Grateful to Dropbox CEO Drew Houston for joining Thursday Nights in AI to discuss the power of LLMs, AI in the workplace, and seeing past the AI hype. Our top takeaways…

On today's AI boom:

“LLMs are like 10 breakthroughs in one thunderclap. For most of the history of computing, computers couldn’t really parse a sentence. An LLM can parse text, read and understand text, generate text, and code. Any one of those things would have been considered a breakthrough that would have kept us busy for five years. But they all happened at the same time. It’s like the Amazon guy dropped off an alien artifact that is LLMs and we’re all kicking and poking it, seeing what noises it makes.”

On distinguishing real vs hype:

“People have been predicting what AI can do for a long time, more or less correctly. But they often didn’t come true until 10-20 years later… That’s the prism I look at AI through: a lot of cool demos, but more discernment needed to figure out what can really scale.”

On how AI will affect knowledge work:

“I’m interested in how we can re-segment knowledge work so that our human processor can be doing human things and the silicon brain can be doing the other things. We're sort of in an environment where we just invented this other kind of processor and now we need to figure out what we can offload to it.”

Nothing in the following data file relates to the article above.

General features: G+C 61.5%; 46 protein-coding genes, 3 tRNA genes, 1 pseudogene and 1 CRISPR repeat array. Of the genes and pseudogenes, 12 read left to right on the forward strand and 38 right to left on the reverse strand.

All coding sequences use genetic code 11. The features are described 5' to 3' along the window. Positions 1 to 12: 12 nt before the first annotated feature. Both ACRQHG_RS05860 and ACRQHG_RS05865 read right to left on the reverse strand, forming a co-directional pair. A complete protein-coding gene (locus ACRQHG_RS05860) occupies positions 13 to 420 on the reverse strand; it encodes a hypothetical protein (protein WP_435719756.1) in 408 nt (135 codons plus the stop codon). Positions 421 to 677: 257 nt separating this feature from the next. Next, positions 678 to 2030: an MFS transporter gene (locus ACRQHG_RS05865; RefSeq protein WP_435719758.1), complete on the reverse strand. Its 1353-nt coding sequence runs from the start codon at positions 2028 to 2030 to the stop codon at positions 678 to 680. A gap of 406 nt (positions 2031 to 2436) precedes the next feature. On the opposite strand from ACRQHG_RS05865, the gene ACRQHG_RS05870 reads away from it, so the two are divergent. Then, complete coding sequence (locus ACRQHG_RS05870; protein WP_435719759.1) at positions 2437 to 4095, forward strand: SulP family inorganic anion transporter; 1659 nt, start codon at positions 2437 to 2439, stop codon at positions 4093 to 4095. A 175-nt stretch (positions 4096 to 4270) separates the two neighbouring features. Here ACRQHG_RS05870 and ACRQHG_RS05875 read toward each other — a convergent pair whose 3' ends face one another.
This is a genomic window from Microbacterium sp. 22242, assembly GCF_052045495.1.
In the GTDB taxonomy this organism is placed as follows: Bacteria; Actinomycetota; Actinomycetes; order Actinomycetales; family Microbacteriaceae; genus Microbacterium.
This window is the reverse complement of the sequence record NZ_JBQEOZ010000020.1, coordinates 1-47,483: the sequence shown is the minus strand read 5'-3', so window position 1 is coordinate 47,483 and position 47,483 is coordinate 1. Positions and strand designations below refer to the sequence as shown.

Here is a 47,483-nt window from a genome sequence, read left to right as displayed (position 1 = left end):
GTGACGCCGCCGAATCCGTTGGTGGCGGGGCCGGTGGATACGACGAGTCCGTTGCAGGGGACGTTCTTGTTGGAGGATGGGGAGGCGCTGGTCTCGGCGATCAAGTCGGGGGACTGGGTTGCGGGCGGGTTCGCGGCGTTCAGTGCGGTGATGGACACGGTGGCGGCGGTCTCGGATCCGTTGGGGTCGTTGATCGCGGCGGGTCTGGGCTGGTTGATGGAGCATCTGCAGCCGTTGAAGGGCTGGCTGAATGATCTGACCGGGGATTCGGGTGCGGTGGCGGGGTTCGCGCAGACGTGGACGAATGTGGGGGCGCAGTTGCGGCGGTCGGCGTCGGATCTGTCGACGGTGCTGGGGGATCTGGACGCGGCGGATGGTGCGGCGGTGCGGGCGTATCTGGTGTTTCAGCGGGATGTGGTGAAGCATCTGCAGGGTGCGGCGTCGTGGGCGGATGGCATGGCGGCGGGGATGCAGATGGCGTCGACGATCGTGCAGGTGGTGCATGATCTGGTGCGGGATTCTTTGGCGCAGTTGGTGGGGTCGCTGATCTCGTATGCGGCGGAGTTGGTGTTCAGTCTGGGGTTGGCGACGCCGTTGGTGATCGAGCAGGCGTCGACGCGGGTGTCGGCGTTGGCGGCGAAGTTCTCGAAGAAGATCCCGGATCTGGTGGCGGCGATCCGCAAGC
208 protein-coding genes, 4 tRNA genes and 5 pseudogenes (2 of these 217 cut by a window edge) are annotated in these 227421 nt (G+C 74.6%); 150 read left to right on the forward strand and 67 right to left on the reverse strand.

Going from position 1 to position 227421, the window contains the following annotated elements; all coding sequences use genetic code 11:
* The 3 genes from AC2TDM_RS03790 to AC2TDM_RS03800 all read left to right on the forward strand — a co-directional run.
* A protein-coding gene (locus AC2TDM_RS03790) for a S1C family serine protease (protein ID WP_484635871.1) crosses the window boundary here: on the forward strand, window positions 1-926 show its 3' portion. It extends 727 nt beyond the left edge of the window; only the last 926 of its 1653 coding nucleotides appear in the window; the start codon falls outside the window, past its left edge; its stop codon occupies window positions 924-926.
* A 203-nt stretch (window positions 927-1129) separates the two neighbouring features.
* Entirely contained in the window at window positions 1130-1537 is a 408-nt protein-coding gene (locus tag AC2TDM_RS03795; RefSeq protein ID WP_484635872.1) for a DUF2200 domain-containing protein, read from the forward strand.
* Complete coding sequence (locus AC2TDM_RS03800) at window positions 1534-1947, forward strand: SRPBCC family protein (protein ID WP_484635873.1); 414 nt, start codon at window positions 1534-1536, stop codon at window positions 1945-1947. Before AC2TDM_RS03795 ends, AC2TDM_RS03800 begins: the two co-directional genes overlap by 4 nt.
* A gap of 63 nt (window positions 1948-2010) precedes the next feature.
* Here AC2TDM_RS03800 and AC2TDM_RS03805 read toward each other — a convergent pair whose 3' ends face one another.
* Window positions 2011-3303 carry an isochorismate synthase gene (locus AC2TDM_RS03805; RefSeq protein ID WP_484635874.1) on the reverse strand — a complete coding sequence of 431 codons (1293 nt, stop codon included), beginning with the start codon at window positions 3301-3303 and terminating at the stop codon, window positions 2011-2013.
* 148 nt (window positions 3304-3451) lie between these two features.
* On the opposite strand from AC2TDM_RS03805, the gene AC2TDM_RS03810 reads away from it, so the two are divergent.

On the opportunity for Dropbox:

“ChatGPT is amazing, but there are whole categories of questions that ChatGPT and generic AI can't answer. and it is limited when it comes to answering personal questions. Dropbox is well-placed to build personalized AI connected to your information in a secure and trustworthy way, that can help folks make sense of their working lives more broadly and build more of a self-organizing Dropbox."

 On how to build while the ground is moving quickly beneath you:

“You need a portfolio approach. For us, we think of it in terms of baskets: singles, doubles, home runs, more speculative ideas, more sustaining ideas. This way, we can make small investments and double down on what works. We have a talented team, so we also built our own internal Y Combinator called AMP to explore different ideas. We take a small team and let them rip. Sometimes they explore my ideas, sometimes it’s what they want to do. We want to explore a little bit of everything.”

Watch the full interview below:

Watch video on YouTube